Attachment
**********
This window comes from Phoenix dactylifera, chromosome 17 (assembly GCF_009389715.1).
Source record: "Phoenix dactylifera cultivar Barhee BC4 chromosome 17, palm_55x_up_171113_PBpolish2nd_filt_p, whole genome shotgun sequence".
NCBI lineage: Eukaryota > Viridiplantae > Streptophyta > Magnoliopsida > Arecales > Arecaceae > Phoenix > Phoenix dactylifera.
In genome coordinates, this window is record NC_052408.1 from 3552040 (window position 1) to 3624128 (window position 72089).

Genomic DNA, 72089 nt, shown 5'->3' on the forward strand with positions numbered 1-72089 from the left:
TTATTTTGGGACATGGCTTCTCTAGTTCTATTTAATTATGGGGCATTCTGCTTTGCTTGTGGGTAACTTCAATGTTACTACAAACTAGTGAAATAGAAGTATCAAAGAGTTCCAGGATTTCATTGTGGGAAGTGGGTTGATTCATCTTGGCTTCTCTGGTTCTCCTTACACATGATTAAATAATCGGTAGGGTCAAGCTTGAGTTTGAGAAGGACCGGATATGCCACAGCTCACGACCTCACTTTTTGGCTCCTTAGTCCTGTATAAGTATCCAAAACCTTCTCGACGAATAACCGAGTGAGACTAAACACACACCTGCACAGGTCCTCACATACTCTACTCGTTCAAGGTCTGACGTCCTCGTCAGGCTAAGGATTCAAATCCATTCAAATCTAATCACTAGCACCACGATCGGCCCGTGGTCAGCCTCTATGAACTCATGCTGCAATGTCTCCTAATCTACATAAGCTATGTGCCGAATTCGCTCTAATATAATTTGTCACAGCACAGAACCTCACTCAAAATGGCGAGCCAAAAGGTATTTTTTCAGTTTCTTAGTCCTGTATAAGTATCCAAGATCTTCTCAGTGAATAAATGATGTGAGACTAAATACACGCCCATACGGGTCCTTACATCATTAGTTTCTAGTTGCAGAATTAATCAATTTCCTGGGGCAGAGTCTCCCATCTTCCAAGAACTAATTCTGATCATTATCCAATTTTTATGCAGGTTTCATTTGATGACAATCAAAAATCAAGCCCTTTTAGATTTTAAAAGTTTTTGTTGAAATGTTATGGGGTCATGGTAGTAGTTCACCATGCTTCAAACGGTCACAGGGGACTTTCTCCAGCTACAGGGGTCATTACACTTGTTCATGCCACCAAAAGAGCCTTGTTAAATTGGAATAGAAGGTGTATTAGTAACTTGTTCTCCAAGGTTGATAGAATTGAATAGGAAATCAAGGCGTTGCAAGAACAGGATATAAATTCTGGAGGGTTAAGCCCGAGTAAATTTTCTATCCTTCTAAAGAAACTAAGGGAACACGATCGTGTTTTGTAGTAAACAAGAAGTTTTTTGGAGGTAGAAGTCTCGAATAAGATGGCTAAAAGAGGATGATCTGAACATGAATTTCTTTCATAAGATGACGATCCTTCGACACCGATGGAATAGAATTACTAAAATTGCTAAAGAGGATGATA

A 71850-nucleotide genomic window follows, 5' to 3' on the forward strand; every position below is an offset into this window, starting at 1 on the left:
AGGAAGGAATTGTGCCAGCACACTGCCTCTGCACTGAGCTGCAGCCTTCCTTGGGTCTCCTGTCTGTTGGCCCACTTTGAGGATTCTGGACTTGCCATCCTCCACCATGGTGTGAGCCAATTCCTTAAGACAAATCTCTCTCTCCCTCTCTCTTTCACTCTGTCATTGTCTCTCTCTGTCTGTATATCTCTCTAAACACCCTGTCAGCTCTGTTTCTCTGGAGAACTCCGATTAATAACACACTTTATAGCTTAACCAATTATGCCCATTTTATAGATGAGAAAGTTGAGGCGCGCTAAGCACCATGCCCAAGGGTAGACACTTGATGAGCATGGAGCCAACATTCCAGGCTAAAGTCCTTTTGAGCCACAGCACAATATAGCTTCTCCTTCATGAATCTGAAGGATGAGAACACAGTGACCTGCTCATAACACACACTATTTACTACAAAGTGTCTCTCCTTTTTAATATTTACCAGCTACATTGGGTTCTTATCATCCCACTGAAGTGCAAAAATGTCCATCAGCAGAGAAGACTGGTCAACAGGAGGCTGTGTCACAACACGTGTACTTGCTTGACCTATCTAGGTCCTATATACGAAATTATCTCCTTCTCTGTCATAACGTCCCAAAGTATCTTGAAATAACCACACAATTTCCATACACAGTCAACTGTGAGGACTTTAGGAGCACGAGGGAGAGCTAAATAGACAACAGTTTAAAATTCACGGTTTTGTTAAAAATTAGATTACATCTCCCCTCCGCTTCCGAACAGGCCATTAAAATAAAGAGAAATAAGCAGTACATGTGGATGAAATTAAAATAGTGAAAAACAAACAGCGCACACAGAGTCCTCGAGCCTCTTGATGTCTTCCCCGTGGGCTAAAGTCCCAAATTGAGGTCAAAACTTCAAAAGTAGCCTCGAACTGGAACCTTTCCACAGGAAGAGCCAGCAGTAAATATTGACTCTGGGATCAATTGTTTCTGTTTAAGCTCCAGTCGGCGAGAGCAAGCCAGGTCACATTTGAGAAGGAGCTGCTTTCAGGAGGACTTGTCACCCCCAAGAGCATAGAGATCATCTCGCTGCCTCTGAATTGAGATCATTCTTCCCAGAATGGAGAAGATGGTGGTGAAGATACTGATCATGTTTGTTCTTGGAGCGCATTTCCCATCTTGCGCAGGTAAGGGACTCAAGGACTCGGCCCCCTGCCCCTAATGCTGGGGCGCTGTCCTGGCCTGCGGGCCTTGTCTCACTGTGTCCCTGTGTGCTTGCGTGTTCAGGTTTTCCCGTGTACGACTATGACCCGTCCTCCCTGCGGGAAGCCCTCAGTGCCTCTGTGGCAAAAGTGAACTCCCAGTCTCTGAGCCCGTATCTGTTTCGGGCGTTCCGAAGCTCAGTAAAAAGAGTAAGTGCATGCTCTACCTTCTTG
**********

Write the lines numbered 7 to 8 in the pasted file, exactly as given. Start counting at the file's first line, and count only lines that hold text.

A 71850-nucleotide genomic window follows, 5' to 3' on the forward strand; every position below is an offset into this window, starting at 1 on the left:
AGGAAGGAATTGTGCCAGCACACTGCCTCTGCACTGAGCTGCAGCCTTCCTTGGGTCTCCTGTCTGTTGGCCCACTTTGAGGATTCTGGACTTGCCATCCTCCACCATGGTGTGAGCCAATTCCTTAAGACAAATCTCTCTCTCCCTCTCTCTTTCACTCTGTCATTGTCTCTCTCTGTCTGTATATCTCTCTAAACACCCTGTCAGCTCTGTTTCTCTGGAGAACTCCGATTAATAACACACTTTATAGCTTAACCAATTATGCCCATTTTATAGATGAGAAAGTTGAGGCGCGCTAAGCACCATGCCCAAGGGTAGACACTTGATGAGCATGGAGCCAACATTCCAGGCTAAAGTCCTTTTGAGCCACAGCACAATATAGCTTCTCCTTCATGAATCTGAAGGATGAGAACACAGTGACCTGCTCATAACACACACTATTTACTACAAAGTGTCTCTCCTTTTTAATATTTACCAGCTACATTGGGTTCTTATCATCCCACTGAAGTGCAAAAATGTCCATCAGCAGAGAAGACTGGTCAACAGGAGGCTGTGTCACAACACGTGTACTTGCTTGACCTATCTAGGTCCTATATACGAAATTATCTCCTTCTCTGTCATAACGTCCCAAAGTATCTTGAAATAACCACACAATTTCCATACACAGTCAACTGTGAGGACTTTAGGAGCACGAGGGAGAGCTAAATAGACAACAGTTTAAAATTCACGGTTTTGTTAAAAATTAGATTACATCTCCCCTCCGCTTCCGAACAGGCCATTAAAATAAAGAGAAATAAGCAGTACATGTGGATGAAATTAAAATAGTGAAAAACAAACAGCGCACACAGAGTCCTCGAGCCTCTTGATGTCTTCCCCGTGGGCTAAAGTCCCAAATTGAGGTCAAAACTTCAAAAGTAGCCTCGAACTGGAACCTTTCCACAGGAAGAGCCAGCAGTAAATATTGACTCTGGGATCAATTGTTTCTGTTTAAGCTCCAGTCGGCGAGAGCAAGCCAGGTCACATTTGAGAAGGAGCTGCTTTCAGGAGGACTTGTCACCCCCAAGAGCATAGAGATCATCTCGCTGCCTCTGAATTGAGATCATTCTTCCCAGAATGGAGAAGATGGTGGTGAAGATACTGATCATGTTTGTTCTTGGAGCGCATTTCCCATCTTGCGCAGGTAAGGGACTCAAGGACTCGGCCCCCTGCCCCTAATGCTGGGGCGCTGTCCTGGCCTGCGGGCCTTGTCTCACTGTGTCCCTGTGTGCTTGCGTGTTCAGGTTTTCCCGTGTACGACTATGACCCGTCCTCCCTGCGGGAAGCCCTCAGTGCCTCTGTGGCAAAAGTGAACTCCCAGTCTCTGAGCCCGTATCTGTTTCGGGCGTTCCGAAGCTCAGTAAAAAGAGTAAGTGCATGCTCTACCTTCTTG